4> Because of wierd fide rules anand has had to play wcc more frequently and during wcc prep he is unable to focus on tournaments. After winning wcc, he said he wants to be world no1 which he has accomplished.

gg's picture

1. He was world no 1 on six of seven rating lists, and then the argument was that the rating list meant nothing, now that he is 2 points behind Anand the rating list is suddenly much better at showing who the best player is, at least if one single list is picked rather than all those that showed the "wrong" result.

2. He is not World Champion. To be that he would have had to qualify in 2007, since it has been a closed business between Anand, Kramnik and Topalov after that. But not qualifying for a title match that early doesn't have to mean that he is just hype, or that he can't be a better player now than in 2007, I think most would say he is.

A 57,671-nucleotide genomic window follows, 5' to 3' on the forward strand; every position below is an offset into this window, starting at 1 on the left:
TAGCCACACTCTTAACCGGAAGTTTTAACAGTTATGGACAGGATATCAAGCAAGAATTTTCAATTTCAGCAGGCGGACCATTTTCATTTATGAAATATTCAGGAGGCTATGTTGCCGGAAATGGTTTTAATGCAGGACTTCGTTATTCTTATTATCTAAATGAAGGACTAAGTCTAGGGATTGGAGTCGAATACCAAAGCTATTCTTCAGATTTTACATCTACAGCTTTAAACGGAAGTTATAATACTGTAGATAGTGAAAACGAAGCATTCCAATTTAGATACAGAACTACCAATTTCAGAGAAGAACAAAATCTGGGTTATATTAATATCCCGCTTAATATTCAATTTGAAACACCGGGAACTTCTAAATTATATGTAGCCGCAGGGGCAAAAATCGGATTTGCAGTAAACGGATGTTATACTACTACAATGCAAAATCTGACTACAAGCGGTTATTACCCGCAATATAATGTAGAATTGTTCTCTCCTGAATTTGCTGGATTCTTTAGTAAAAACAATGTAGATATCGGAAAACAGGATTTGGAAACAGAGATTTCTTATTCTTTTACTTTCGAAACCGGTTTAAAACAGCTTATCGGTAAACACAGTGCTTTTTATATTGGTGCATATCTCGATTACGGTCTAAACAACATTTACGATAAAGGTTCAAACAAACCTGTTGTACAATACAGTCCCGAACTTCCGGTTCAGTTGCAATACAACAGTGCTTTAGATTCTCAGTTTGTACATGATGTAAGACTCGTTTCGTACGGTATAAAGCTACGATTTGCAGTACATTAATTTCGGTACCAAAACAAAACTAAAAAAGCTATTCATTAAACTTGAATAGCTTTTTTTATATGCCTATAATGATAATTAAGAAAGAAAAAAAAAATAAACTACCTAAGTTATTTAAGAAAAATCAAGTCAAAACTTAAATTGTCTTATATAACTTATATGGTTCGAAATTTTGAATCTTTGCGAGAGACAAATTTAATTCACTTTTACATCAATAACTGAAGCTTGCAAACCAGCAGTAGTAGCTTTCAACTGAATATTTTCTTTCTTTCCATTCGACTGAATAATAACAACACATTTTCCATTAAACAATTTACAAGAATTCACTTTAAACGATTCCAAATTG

3. As for the very poor record against Kramnik, it's 3-3 after 2007, and against Anand it's 1-2 after 2008. If head to head is what counts Anand could of course never be #1 with his results against Aronian, while Aronian never coud be #1 with his head to head against Topalov, etc. Carlsen also has a career minus against Leko, by the way, so I suppose he can't be better than Leko either.

4. It's true that Anand's not winning any tournaments for more than three years doesn't give a correct perspective on his level, but then it's hardly proof of him being better than all other players either. I sure don't think Anand just is hyped, he is a great player and more or less on Carlsen's and Aronian's level. But the question was if Carlsen just is hyped because of his youth, and if failing to win one tournament and falling two points behind Anand on the rating list was proof of that.

But the whole discussion is rather pointless. Let's say it's true that objective results show that other players are better than Carlsen (since he didn't win his latest tournament) and that he is just hyped (because of his youth), and move to some more interesting discussion, at least I sure will.

JOKEMASTER's picture

i guess what was meant was hype of being the best..
One of the best carlsen is for sure , his results very easily prove that,
but he is not the best...(purely based on results , not subjective opinion)

john's picture